The Securities and Exchange Commission got it just about right with its new proxy-access rules for investors.
One indication that the new rules strike an appropriate balance is that the stock market greeted them with equanimity, neither surging nor plunging.
The new rules give significant long-term investors a meaningful say in company oversight at the board level without exposing companies to capture by special interest groups, unions and, too often, their public pension fund allies.
Investors now have the right to have their nominees for boards of directors included on the standard corporate ballots distributed to shareholders before annual shareholder meetings, if they own at least 3% of a company's stock, and have held the shares for at least three years.
In addition, dissident shareholders can nominate no more than 25% of the board, and cannot use the new power to seek a change in control at a company.
Until now, those wishing to challenge board members had to bear the cost of mailing separate ballots and waging campaigns for shareholder support. The significant costs of these activities deterred most groups from challenging entrenched and underperforming boards.
Now, in effect, all shareholders will bear the costs of such activities, as they do the election activities of the company-nominated directors.
Until now, most corporate boards have been insulated from shareholder input on their performance, except when a group such as the Council of Institutional Investors made itself heard. But such groups could target only a few underperforming companies a year.
In fact, corporate democracy has until now resembled nothing so much as the democracy of the politburo of the former Soviet Union, where an old-boy network selected Communist Party members for membership, and most stayed on it until retirement or death.
Likewise, most directors have been nominated by corporate chief executives and top management, often on the basis of friendship, and once elected remain on the boards until retirement or death.
Shareholders, because of the costs of a proxy battle, had little hope of forcing the replacement of even one director, even when boards had failed miserably to take action against poorly performing corporate managements.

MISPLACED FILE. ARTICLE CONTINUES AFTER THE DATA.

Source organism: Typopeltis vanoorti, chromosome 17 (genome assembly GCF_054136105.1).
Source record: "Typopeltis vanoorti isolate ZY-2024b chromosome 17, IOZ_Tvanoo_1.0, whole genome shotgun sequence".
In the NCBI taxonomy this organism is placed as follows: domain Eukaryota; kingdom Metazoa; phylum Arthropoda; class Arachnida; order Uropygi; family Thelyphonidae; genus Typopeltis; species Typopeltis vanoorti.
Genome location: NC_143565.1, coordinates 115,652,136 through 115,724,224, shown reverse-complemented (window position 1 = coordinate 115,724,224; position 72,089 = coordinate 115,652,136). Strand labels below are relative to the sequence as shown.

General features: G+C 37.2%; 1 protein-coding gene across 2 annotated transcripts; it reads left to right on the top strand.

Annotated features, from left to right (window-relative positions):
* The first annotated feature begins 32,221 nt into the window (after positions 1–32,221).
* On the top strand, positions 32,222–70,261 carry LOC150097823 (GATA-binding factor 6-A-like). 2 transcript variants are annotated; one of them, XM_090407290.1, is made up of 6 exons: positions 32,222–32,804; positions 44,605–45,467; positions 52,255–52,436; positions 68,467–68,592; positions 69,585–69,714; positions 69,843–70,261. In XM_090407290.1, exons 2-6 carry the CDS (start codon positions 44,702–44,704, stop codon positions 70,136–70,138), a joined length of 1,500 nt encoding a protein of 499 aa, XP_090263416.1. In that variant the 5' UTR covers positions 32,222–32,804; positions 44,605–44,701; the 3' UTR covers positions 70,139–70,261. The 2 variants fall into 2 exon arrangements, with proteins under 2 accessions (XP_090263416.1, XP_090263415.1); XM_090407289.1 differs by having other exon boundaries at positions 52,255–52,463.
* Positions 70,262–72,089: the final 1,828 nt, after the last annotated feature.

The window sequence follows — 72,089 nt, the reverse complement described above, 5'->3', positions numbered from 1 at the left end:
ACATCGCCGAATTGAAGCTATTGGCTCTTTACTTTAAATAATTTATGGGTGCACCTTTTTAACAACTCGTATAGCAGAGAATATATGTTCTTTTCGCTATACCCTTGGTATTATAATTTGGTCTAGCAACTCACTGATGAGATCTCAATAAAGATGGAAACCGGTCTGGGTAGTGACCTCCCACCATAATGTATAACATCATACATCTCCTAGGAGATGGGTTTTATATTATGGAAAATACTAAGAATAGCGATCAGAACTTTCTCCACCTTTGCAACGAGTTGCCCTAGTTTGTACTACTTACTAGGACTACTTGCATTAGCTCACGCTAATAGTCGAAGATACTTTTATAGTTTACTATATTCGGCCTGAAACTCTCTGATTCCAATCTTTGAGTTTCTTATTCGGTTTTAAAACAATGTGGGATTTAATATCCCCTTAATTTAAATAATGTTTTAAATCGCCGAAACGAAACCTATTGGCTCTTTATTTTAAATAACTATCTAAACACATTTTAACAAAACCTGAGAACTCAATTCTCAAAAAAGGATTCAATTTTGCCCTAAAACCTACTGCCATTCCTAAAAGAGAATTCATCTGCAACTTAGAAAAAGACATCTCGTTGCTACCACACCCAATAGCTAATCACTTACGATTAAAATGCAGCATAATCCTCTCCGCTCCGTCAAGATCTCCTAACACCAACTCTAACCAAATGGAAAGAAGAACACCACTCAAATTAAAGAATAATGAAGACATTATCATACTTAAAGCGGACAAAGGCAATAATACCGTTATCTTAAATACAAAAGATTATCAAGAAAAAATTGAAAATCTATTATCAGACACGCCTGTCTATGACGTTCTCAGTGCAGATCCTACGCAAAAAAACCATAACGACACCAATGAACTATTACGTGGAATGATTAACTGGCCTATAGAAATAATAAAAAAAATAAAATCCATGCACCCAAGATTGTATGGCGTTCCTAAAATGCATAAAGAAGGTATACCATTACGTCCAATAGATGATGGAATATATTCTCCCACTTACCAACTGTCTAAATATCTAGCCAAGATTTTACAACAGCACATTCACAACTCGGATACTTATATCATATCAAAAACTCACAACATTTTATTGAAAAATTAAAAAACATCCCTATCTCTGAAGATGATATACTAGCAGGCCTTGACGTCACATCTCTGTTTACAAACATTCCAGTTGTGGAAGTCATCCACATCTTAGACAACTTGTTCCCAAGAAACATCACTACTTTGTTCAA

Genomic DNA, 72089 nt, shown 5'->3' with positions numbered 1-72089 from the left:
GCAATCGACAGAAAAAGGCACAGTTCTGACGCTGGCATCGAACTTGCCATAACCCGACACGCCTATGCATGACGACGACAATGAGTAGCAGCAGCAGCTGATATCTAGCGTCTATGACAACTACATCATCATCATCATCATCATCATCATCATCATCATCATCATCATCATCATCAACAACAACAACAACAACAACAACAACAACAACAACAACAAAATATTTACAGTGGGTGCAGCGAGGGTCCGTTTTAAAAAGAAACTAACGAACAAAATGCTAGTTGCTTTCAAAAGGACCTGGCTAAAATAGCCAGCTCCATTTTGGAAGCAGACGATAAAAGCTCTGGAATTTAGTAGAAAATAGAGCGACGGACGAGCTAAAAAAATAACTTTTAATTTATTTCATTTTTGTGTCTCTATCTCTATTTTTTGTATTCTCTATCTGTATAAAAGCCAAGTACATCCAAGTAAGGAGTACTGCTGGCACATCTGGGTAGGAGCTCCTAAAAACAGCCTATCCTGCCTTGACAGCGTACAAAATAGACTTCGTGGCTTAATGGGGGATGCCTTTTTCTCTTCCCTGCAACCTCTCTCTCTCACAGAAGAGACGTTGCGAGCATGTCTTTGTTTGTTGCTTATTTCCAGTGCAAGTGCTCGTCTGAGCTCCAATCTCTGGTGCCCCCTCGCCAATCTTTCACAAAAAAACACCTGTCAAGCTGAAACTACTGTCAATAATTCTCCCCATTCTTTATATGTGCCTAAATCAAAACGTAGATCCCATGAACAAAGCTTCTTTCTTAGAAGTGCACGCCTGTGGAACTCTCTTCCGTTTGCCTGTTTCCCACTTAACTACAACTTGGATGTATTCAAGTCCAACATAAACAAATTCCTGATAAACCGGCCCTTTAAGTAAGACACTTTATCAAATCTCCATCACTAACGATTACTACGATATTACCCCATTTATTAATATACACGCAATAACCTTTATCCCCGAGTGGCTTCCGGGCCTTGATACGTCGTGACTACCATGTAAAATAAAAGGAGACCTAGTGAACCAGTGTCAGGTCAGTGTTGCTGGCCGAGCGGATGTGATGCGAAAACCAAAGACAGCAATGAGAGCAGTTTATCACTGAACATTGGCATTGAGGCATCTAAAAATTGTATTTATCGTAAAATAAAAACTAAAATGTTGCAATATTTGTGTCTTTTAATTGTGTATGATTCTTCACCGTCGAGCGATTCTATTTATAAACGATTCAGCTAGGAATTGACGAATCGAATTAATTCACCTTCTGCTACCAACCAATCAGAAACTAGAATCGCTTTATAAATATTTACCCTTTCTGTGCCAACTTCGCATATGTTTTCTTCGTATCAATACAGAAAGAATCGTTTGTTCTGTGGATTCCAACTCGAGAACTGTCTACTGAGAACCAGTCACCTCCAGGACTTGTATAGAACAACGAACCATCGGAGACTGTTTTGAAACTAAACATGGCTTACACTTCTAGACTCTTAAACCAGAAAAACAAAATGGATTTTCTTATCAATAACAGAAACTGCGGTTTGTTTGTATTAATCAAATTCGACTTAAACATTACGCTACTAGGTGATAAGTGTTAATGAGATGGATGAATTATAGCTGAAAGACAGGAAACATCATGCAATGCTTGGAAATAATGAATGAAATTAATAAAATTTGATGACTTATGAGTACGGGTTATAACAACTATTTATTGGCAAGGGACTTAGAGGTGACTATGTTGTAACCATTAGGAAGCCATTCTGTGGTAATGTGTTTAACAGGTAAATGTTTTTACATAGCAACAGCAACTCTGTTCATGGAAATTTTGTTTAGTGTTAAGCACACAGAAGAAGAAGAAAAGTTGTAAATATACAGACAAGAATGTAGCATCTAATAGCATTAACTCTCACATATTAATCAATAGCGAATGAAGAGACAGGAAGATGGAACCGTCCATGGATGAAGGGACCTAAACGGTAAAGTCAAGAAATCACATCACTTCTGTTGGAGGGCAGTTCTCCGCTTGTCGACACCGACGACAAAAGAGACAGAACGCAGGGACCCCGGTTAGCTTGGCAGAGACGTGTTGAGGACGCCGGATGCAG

Those opposing changes in the proxy rules have argued that changes in the long-standing rules would open corporate managements to pressure from groups pushing the interests of a few at the expense of the many shareholders.
They argued that union pension funds might put union representatives on the boards to pressure management to accept unionization of a company, though it might not be in the interests of most shareholders.
At the very least, competing interest on the boards could be significant distractions to corporate management, hurting corporate performance rather than helping it.
Those campaigning for greater shareholder democracy have argued that some managements and boards have run companies in their own interests, not in the interests of all shareholders, and point to excessive top management compensation as evidence. They also argue that large stockholders, such as public employee pension funds, have significant parts of their assets in stock index funds and thus cannot sell their shares.
Besides, they have argued, the shareholders own the company and should have more say in its management.
The SEC has provided that. With the 25% limitation, and the three-year, 3% holding requirement, the agency has given shareholders an avenue to ride herd on boards of directors and top corporate management, without giving special interests too much power.
Those opposed to the new rules can undertake a legal challenge, sparked by comments by SEC Commissioner Kathleen Casey, who declared them “fundamentally and fatally flawed,” so their implementation might be delayed.
But when the changes take effect, they are likely to inspire directors to pay more attention, and to oppose top management more often when they are uncomfortable with the company's direction. n